School children mingled with a U.S. senator, astronauts and a senior NASA official during last week's Space Day 2005 celebration at the National Air and Space Museum Annex in Chantilly.
More than 1,500 sixth-graders from across the U.S. came to the Steven F. Udvar-Hazy Center, last Thursday, May 5, to participate in dozens of educational activities and scientific experiments, meet the dignitaries, explore the wonders in the McDonnell Space Hangar and see all the cool aircraft on display.
Space Day is designed to encourage students to consider careers in space exploration as they study math, science, engineering and technology. Lockheed Martin Corp. sponsors this event, along with more than 70 partners and associates, including the museum and NASA.
The Jefferson Junior High School Choir from Washington, D.C., kicked off the festivities with a spirited performance. Then the National Air and Space Museum director, Jack Dailey — himself a pilot and a retired Marine Corps general — welcomed the crowd.
Bob Stevens, chairman, president and CEO of Lockheed Martin, paid homage to former and current NASA astronauts, saying, "Space Day celebrates the extraordinary achievements of all these people who've made this day possible."
He then introduced former Sen. John Glenn, describing him as "the first American to orbit the Earth, co-chairman of Space Day and a true and great American hero." Glenn told the students that progress in the space program happened because "someone, someday, wondered if we could do something in a different way. Today, your future is yours to choose. If you set your mind to it, you can do whatever you want to do. Reach for the stars!"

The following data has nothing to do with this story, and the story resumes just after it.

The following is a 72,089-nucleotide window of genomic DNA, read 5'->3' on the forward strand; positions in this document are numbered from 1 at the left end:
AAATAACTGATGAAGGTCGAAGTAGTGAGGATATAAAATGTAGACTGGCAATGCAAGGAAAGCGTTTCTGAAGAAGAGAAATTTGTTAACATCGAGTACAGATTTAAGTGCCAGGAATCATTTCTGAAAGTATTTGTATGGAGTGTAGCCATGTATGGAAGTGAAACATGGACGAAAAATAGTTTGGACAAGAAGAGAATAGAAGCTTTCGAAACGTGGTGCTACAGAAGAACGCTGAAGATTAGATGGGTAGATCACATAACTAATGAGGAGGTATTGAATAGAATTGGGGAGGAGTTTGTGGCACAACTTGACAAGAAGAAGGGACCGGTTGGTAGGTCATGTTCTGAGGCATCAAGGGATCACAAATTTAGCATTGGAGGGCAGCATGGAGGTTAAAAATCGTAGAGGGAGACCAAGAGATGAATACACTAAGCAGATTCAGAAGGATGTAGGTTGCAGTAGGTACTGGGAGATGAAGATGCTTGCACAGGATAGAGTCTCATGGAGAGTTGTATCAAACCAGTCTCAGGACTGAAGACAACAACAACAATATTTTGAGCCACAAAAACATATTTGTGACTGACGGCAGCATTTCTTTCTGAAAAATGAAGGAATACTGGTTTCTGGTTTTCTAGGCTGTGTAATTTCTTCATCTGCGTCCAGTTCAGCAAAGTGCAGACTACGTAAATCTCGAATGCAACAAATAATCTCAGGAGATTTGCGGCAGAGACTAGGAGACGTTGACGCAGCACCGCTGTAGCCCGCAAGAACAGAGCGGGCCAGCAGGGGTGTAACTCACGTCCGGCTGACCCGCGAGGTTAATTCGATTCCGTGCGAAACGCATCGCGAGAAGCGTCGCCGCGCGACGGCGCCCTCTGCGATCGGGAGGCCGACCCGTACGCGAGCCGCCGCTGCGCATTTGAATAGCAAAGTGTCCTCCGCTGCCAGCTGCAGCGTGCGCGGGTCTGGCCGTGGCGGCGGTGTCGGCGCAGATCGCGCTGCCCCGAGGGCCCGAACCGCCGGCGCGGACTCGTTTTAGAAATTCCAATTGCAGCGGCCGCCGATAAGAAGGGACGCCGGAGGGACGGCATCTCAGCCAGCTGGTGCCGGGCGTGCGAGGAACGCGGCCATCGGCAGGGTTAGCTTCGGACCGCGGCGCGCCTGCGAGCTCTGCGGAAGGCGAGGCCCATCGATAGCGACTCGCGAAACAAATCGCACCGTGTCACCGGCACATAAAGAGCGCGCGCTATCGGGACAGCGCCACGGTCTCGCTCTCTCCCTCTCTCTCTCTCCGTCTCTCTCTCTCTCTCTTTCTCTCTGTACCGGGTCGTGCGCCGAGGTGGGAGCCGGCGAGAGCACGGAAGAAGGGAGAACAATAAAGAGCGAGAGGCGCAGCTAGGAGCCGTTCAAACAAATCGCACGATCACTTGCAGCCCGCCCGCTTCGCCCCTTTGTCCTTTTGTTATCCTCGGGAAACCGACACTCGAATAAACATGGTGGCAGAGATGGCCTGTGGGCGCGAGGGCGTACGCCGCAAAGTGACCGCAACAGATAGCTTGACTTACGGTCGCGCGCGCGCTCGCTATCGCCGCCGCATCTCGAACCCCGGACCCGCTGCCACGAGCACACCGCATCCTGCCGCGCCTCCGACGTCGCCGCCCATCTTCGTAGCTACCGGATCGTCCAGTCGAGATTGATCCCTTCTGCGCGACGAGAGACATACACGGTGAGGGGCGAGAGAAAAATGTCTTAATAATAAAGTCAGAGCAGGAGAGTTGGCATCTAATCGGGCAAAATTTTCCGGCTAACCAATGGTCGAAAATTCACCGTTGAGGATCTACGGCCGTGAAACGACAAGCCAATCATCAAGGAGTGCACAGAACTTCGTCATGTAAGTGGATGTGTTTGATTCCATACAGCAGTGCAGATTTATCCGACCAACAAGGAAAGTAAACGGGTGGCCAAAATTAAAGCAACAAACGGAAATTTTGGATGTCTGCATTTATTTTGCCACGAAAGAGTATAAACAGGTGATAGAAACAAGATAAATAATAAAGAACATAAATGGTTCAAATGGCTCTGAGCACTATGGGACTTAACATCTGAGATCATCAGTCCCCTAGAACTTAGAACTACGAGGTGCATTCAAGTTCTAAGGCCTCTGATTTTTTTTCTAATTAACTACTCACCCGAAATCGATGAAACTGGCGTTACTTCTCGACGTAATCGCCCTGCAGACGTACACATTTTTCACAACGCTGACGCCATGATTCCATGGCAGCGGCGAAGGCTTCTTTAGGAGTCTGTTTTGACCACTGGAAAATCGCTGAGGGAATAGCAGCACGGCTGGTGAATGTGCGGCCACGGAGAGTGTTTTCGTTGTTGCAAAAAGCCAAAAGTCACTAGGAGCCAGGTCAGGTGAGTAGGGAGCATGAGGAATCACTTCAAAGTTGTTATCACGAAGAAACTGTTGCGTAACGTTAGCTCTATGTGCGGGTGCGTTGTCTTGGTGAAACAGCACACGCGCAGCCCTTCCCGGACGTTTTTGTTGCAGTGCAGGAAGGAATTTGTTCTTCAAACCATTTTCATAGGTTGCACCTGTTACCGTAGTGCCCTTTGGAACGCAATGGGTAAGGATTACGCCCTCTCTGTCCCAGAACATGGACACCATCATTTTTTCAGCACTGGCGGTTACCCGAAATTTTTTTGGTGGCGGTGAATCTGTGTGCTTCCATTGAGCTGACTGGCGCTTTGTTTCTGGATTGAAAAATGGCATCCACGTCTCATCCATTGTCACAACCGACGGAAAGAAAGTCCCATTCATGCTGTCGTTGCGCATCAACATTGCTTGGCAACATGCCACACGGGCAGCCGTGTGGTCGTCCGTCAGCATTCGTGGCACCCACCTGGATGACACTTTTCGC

Former astronaut Fred Gregory, now the deputy director of NASA, spoke about space exploration and what Mars is like. "We have some important challenges ahead of us as we expand the boundaries beyond our planet Earth," he said. "And many of you may take part in them."
Mark Polansky, commander of Space Shuttle Mission STS-116, also addressed the students. He and the five members of his flight crew participated in Space Day. And in a year, they'll fly on the Space Shuttle Discovery en route to assembling the space station from which two of these astronauts will take three space walks in six days.
"You're an inspiration to us," Polansky told the children. "It's great to see so many people as excited about space as we are. We stayed in school, studied math and science, had a dream and loved space. So don't be afraid to dream. Dream really big — do the best that you can."